Node tables have a system generated $node_id column. The $node_id column is a pseudo column that you can use in queries, but the actual table column name has a string of hex digits after it.
The node tables also have a graph_id column, similarly followed by a string of hex digits, but this column is not selectable and does not show up in a select * from the table.
When the node table is created, a unique index on the $node_id column is created. During loading, you may want to disable the unique index temporarily for performance reasons (remember to re-enable it).
Edge tables have an $edge_id column, $from_id and $to_id columns (again, these are all pseudo column references, the actual columns have hex strings after them). There are also some other columns in the underlying table (i.e. graph_id, from_obj_id, from_id etc.), but these are not accessible and are system maintained. The key columns for most uses are the $from_id and $to_id columns.
In edge tables, some of the columns are also hidden from a select *, but you can see them in SSMS.
To improve query performance, you will want indexes on the $node_id for all node tables and for edge tables an index on the $from_id and the $to_id columns (i.e. the actual columns). Based on some non-exhaustive performance testing, creating single indexes on the $from_id and $to_id gave approximately the same, if not slightly better performance than composite indexes on ($from_id, $to_id) and ($to_id, $from_id).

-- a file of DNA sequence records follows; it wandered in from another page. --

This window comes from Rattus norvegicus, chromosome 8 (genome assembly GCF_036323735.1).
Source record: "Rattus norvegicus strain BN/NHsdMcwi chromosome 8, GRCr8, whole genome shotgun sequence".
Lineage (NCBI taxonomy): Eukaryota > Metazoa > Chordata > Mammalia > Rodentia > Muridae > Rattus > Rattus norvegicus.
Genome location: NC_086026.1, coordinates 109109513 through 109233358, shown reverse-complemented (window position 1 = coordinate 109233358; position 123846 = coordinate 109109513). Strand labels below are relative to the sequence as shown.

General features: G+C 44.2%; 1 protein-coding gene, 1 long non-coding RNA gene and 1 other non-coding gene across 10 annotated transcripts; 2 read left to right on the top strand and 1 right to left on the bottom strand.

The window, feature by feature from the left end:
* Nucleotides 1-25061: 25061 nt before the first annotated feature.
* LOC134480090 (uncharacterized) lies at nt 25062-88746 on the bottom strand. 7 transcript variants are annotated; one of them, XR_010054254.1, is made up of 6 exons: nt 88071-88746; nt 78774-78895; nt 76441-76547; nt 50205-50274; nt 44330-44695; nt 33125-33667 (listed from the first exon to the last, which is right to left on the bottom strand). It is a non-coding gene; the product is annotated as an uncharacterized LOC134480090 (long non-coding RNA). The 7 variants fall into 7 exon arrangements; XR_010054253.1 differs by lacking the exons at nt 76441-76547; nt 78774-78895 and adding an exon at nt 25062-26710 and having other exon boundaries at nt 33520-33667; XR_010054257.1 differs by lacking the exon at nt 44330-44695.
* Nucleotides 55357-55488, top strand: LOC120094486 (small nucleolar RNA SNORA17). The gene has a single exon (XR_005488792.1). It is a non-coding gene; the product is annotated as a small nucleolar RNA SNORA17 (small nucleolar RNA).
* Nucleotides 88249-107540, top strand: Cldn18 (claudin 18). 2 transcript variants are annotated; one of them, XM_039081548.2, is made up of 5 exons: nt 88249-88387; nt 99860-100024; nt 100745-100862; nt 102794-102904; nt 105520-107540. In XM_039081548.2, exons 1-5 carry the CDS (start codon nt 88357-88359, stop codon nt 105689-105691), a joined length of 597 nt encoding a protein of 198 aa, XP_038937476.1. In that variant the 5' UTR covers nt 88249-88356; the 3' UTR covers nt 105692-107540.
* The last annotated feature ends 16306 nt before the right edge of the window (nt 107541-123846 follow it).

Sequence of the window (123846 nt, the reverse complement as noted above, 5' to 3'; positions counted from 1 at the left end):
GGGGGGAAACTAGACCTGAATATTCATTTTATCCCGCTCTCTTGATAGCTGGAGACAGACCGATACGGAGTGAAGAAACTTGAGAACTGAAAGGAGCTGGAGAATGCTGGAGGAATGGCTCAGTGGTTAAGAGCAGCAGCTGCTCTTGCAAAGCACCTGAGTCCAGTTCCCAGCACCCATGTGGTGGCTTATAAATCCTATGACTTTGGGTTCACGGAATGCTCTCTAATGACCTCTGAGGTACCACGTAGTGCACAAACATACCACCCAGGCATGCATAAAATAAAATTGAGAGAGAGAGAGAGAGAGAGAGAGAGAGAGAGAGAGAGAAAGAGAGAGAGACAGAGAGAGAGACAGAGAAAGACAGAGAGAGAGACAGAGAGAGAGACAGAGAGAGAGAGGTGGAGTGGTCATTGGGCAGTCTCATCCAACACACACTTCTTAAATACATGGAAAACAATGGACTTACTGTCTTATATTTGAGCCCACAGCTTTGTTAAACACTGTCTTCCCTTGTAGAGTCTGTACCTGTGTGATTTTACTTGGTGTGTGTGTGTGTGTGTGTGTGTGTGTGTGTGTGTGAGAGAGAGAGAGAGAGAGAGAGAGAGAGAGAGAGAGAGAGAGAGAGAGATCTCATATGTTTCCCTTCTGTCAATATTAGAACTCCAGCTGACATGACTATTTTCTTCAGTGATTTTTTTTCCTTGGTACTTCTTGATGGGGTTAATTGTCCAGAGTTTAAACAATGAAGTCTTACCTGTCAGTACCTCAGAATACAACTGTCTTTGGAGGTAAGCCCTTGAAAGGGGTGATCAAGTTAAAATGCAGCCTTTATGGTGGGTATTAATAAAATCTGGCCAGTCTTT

In one of our engagements, the customer was mostly interested in taking their dataset and exploring it with Graph by doing analytics queries on it. In this case, the most significant performance boost was seen using a clustered column store index. Below is a table of several analytics type queries that we did for this customer engagement. As part of the engagement, we experimented with the performance of SQL Graph on a few different Service Level Objectives (SLOs) of Azure SQL DB and on a high performance laptop. The bottom part of the table shows the significant performance boost of adding a clustered columnstore index.
593 - 1080
Note that for OLTP type workloads, CCI indexes may not help performance (or may even negatively impact performance). If you decide to use columnstore indexes, you will need to keep an eye on index quality and may also require non-clustered indexes for performance. Fortunately, as a table, you have the flexibility and power to tune indexes as required.